By Joe Stoddard. Most "best-practices" backup procedures in use today were established around 1990 when magnetic hard drives cost $10,000 per gigabyte of storage (now, more like $2), and system-to-system compatibility was poor at best. Those conventional backup techniques, still evangelized by many consultants and IT "gurus," involve finicky tape drives, complicated software, and rotation schedules that make the critical path for your next waterfront development project look like child's play.

Unless you're a big enough builder to have a full-time IT staff to ride herd on your backups, there's a very good chance it has not been getting done properly, and that could put you out of business if a catastrophe were to strike.

It's 2002, and for most builders, a faster, cheaper, easier, and better way to back up data exists. The recent crop of big, fast, inexpensive hard drives and reliable external drive enclosures makes it possible to copy a computer full of data in minutes and easily transport the whole thing off-site for safekeeping.

For example, the $299 IOGear ( ION external hard drive houses a standard 80GB IDE drive and comes ready to plug into any computer. It connects via your choice of fast USB 2.0 or Firewire. The USB version is also backwards compatible with older (and slower) USB 1.1-equipped computers. If the preconfigured 80GB model doesn't provide enough storage, you can buy the empty enclosure ($129) and install your own IDE hard drive. IOGear also makes a shirt-pocket-sized version of the external enclosure ($100) to fit 2.5-inch, laptop-sized hard drives.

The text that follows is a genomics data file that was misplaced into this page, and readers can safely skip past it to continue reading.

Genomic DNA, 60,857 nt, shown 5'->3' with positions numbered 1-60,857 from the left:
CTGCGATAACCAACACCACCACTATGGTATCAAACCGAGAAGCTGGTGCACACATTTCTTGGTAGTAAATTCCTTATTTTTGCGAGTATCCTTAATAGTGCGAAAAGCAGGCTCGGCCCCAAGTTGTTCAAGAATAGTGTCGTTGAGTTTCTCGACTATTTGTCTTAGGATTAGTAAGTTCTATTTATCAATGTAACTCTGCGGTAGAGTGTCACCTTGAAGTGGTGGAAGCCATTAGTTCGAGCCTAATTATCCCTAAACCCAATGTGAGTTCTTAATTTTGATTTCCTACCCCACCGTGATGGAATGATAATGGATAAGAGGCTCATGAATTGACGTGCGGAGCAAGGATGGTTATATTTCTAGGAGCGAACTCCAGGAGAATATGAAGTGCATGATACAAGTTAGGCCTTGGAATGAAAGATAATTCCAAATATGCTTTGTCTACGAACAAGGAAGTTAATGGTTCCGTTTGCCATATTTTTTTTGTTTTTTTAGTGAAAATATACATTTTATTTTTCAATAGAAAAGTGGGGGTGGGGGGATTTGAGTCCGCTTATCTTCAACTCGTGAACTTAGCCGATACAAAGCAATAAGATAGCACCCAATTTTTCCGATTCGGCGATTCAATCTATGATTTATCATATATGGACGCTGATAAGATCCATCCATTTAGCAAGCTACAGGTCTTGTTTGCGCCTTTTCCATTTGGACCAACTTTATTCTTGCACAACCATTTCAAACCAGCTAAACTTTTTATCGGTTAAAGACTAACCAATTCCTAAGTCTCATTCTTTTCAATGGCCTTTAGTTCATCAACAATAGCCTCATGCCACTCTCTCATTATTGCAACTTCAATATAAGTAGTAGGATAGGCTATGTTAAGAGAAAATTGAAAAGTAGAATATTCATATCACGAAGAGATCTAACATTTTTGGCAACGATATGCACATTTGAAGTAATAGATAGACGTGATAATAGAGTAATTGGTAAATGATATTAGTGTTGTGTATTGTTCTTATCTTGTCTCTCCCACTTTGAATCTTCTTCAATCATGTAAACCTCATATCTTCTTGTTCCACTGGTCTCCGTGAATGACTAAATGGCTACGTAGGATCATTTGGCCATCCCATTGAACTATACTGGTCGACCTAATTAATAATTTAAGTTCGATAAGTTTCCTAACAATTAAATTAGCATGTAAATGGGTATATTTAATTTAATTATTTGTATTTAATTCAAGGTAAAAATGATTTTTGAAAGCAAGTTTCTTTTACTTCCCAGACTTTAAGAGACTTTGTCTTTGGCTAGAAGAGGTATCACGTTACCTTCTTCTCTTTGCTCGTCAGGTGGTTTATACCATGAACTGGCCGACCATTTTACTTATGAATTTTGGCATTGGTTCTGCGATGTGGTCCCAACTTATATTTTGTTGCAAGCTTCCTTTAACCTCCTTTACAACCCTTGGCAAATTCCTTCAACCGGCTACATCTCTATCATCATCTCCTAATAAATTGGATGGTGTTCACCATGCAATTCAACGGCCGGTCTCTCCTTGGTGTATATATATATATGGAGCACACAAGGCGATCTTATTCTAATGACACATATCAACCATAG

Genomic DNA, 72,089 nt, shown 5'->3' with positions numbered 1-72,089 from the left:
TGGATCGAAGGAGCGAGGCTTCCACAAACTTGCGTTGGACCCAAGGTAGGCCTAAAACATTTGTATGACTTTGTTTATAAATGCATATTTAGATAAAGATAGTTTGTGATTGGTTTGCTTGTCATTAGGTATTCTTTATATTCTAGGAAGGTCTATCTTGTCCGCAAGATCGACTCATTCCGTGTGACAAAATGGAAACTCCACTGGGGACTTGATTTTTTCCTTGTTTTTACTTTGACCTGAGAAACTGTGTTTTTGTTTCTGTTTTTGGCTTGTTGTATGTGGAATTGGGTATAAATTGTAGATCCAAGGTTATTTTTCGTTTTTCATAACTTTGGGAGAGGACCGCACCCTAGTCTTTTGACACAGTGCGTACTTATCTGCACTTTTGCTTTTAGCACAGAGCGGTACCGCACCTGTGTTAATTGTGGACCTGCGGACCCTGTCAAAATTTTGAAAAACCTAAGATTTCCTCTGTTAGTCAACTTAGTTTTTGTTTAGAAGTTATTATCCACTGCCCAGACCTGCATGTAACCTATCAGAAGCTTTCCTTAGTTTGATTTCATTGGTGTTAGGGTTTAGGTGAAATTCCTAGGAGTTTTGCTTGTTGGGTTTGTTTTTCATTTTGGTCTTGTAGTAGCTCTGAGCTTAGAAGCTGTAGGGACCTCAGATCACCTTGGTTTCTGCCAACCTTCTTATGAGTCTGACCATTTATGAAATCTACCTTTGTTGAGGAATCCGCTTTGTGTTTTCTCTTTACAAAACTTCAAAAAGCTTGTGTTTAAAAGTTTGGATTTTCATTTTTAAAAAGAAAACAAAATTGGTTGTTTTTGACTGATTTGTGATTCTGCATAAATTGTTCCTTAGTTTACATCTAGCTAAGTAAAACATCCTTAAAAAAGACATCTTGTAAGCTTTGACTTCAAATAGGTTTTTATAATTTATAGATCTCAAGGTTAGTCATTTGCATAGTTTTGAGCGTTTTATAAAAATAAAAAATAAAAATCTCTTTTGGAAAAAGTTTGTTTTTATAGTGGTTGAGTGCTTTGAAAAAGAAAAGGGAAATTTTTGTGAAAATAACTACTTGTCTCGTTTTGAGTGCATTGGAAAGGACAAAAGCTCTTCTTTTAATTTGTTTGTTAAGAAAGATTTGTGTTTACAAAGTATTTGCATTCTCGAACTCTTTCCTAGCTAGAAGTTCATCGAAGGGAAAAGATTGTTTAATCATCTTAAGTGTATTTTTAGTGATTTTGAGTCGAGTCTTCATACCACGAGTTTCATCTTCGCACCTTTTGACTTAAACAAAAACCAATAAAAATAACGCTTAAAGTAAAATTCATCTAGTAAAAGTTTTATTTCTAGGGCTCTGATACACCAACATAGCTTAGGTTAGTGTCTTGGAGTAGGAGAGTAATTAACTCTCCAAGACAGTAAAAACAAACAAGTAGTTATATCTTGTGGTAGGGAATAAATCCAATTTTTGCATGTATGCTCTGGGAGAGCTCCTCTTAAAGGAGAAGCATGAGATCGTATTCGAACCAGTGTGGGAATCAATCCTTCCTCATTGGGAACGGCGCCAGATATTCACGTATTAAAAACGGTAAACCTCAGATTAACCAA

What and when

At least two schools of thought exist about what should be backed up--and when. The brute force method is simply to copy the entire drive daily: operating system, programs, and data. On the surface, it might seem like the best way to go, but remember that Windows computers maintain a registry of both installed software and hardware, so unless you have the actual computer (or an identical clone) of the one you backed up, restoring the data will almost always require some manual tinkering to get everything working again.

A more conservative approach is to migrate your data into a common folder (say, "My Documents") and simply copy the entire folder, uncompressed, to your external drive. The downside to this approach is that you'll have to re-install your applications on a new computer before restoring the data, but often that can be a blessing in disguise, giving you a chance to start fresh on a clean machine.

In either case, if you've copied the files in their native uncompressed format, should disaster strike, you can plug your external drive into any modern computer you can rustle up and be back to work in a few minutes. Compare that with the old way: Reinstall a similar tape drive in a new computer (if you can find one); reinstall the tape drive software (if it still exists); spend hours or days swapping out tapes as the software slowly rebuilds your data; and pray that you have all the tapes you need and that they are all functional.

Always remember that one piece of backup advice from the old days still stands: Take a copy of your data off-site, which means you'll need to buy two identical external drives and swap them out at predefined intervals, maybe once a week. The best backups in the world won't do you any good if they burn up in the same fire that gutted your computer in the first place.

Joe Stoddard is a technology consultant to the building industry. Reach him at